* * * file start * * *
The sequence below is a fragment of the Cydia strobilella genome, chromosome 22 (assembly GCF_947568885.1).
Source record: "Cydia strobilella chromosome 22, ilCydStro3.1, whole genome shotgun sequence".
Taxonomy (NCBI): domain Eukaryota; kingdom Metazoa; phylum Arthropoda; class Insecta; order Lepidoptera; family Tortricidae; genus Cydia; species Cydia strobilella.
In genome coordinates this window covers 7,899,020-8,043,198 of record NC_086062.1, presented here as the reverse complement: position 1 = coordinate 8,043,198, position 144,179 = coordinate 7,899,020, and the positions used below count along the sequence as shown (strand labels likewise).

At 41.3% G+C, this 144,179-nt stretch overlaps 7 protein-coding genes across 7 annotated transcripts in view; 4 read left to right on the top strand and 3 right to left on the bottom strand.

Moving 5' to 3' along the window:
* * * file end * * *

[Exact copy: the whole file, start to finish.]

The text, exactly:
The sequence below is a fragment of the Cydia strobilella genome, chromosome 22 (assembly GCF_947568885.1).
Source record: "Cydia strobilella chromosome 22, ilCydStro3.1, whole genome shotgun sequence".
Taxonomy (NCBI): domain Eukaryota; kingdom Metazoa; phylum Arthropoda; class Insecta; order Lepidoptera; family Tortricidae; genus Cydia; species Cydia strobilella.
In genome coordinates this window covers 7,899,020-8,043,198 of record NC_086062.1, presented here as the reverse complement: position 1 = coordinate 8,043,198, position 144,179 = coordinate 7,899,020, and the positions used below count along the sequence as shown (strand labels likewise).

At 41.3% G+C, this 144,179-nt stretch overlaps 7 protein-coding genes across 7 annotated transcripts in view; 4 read left to right on the top strand and 3 right to left on the bottom strand.

Moving 5' to 3' along the window: